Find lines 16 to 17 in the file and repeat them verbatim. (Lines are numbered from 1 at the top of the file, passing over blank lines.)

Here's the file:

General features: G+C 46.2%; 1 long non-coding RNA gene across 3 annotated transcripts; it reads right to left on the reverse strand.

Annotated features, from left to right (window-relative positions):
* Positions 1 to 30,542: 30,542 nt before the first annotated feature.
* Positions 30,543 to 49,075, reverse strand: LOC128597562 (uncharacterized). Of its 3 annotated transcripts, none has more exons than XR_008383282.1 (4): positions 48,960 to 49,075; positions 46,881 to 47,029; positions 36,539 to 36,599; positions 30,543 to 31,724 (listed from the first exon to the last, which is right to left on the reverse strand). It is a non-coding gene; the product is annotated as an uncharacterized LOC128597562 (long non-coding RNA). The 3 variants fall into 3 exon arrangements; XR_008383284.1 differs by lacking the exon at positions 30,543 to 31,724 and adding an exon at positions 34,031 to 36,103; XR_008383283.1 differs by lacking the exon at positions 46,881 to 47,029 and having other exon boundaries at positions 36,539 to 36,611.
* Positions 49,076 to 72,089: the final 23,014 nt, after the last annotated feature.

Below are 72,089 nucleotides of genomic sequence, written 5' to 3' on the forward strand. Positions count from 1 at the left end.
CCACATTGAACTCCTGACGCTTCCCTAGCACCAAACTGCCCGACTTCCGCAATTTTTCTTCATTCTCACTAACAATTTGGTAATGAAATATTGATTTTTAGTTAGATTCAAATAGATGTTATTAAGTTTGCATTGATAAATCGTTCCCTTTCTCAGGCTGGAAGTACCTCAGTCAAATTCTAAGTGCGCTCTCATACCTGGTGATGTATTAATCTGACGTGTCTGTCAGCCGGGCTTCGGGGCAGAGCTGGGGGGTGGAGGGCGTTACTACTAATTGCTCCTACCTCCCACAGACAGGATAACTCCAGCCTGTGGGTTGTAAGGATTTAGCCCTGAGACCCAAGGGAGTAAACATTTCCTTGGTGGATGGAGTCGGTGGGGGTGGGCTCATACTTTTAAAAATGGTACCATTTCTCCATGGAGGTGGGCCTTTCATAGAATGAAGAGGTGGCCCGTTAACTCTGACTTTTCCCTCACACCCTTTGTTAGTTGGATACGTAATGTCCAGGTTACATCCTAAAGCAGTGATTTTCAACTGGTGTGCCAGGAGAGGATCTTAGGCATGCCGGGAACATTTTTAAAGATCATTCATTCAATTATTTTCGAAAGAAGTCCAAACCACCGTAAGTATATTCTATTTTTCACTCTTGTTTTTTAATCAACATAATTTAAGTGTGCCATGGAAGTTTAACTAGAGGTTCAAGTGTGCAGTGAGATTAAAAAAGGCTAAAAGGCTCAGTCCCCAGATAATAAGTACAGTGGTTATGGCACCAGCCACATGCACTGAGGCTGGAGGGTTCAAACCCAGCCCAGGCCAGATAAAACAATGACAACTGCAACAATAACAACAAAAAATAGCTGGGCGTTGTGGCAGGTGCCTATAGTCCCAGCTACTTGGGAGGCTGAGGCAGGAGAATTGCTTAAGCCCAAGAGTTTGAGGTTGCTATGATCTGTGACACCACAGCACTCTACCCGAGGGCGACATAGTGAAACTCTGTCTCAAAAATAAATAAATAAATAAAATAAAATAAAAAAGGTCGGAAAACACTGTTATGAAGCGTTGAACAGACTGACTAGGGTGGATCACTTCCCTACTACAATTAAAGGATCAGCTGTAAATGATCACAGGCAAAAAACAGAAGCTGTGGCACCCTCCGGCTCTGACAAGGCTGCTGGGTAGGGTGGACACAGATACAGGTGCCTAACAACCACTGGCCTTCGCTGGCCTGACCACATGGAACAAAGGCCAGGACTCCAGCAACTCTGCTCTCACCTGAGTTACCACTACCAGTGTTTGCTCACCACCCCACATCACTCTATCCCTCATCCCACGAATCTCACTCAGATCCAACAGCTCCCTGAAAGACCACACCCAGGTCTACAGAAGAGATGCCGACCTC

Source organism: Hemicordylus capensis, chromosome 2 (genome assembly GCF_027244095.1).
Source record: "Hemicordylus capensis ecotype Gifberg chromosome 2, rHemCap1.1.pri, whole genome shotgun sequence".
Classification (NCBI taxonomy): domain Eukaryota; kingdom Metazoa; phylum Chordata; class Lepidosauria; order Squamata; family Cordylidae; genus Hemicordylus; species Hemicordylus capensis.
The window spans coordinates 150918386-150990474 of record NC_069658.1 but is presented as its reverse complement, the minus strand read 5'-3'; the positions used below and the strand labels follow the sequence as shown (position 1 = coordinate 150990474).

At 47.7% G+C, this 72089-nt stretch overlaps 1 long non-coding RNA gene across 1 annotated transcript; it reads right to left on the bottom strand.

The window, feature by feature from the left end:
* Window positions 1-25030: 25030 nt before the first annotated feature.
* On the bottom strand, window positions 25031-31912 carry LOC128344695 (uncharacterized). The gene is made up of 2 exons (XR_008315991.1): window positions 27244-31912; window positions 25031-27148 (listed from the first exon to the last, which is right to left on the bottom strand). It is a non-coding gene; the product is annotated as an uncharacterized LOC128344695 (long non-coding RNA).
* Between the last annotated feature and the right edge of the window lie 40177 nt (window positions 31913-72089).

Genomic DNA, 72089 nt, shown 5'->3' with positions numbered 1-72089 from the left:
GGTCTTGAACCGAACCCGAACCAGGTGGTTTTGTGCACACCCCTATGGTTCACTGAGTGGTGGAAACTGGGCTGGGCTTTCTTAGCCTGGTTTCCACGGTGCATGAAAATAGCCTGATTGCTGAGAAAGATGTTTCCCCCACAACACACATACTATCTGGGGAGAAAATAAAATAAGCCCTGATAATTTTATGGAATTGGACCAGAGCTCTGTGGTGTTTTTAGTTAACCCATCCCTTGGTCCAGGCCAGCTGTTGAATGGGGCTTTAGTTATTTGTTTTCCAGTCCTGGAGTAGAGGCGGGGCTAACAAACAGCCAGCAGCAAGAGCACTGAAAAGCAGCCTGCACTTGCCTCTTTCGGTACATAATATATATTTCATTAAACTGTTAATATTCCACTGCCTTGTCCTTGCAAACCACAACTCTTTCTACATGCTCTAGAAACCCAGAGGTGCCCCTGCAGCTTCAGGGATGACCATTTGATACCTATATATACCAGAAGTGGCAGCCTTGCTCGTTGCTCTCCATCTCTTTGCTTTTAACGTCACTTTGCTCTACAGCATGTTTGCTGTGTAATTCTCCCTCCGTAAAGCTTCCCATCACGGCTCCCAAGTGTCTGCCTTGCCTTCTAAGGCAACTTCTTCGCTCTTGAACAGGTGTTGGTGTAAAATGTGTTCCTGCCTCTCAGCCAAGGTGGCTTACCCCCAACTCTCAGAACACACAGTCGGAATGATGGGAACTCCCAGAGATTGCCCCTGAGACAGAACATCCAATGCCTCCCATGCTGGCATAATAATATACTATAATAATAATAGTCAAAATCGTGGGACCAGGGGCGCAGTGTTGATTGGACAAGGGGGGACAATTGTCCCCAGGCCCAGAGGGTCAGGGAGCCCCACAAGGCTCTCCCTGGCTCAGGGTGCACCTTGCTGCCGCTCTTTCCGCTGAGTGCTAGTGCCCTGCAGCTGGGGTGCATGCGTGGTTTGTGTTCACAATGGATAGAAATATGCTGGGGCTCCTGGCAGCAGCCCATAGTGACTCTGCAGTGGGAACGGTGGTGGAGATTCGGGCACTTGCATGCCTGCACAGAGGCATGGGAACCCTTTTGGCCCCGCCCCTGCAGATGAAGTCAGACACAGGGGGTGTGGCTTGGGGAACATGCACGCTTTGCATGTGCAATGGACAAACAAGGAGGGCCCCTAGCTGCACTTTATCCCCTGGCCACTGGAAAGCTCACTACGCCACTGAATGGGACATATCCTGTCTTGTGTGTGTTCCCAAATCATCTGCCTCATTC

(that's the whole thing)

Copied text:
* Between the last annotated feature and the right edge of the window lie 40177 nt (window positions 31913-72089).

Genomic DNA, 72089 nt, shown 5'->3' with positions numbered 1-72089 from the left: